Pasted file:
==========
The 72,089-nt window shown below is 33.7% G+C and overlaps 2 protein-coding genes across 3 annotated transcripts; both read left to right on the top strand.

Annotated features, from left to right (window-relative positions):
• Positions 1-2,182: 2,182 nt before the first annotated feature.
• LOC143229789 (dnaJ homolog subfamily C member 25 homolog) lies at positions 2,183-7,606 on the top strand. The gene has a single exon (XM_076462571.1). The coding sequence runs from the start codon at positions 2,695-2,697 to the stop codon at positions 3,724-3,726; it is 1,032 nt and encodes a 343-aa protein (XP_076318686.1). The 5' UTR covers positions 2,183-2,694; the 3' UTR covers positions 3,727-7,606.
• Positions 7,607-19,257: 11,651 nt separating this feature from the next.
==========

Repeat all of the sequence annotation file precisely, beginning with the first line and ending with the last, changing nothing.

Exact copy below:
The 72,089-nt window shown below is 33.7% G+C and overlaps 2 protein-coding genes across 3 annotated transcripts; both read left to right on the top strand.

Annotated features, from left to right (window-relative positions):
• Positions 1-2,182: 2,182 nt before the first annotated feature.
• LOC143229789 (dnaJ homolog subfamily C member 25 homolog) lies at positions 2,183-7,606 on the top strand. The gene has a single exon (XM_076462571.1). The coding sequence runs from the start codon at positions 2,695-2,697 to the stop codon at positions 3,724-3,726; it is 1,032 nt and encodes a 343-aa protein (XP_076318686.1). The 5' UTR covers positions 2,183-2,694; the 3' UTR covers positions 3,727-7,606.
• Positions 7,607-19,257: 11,651 nt separating this feature from the next.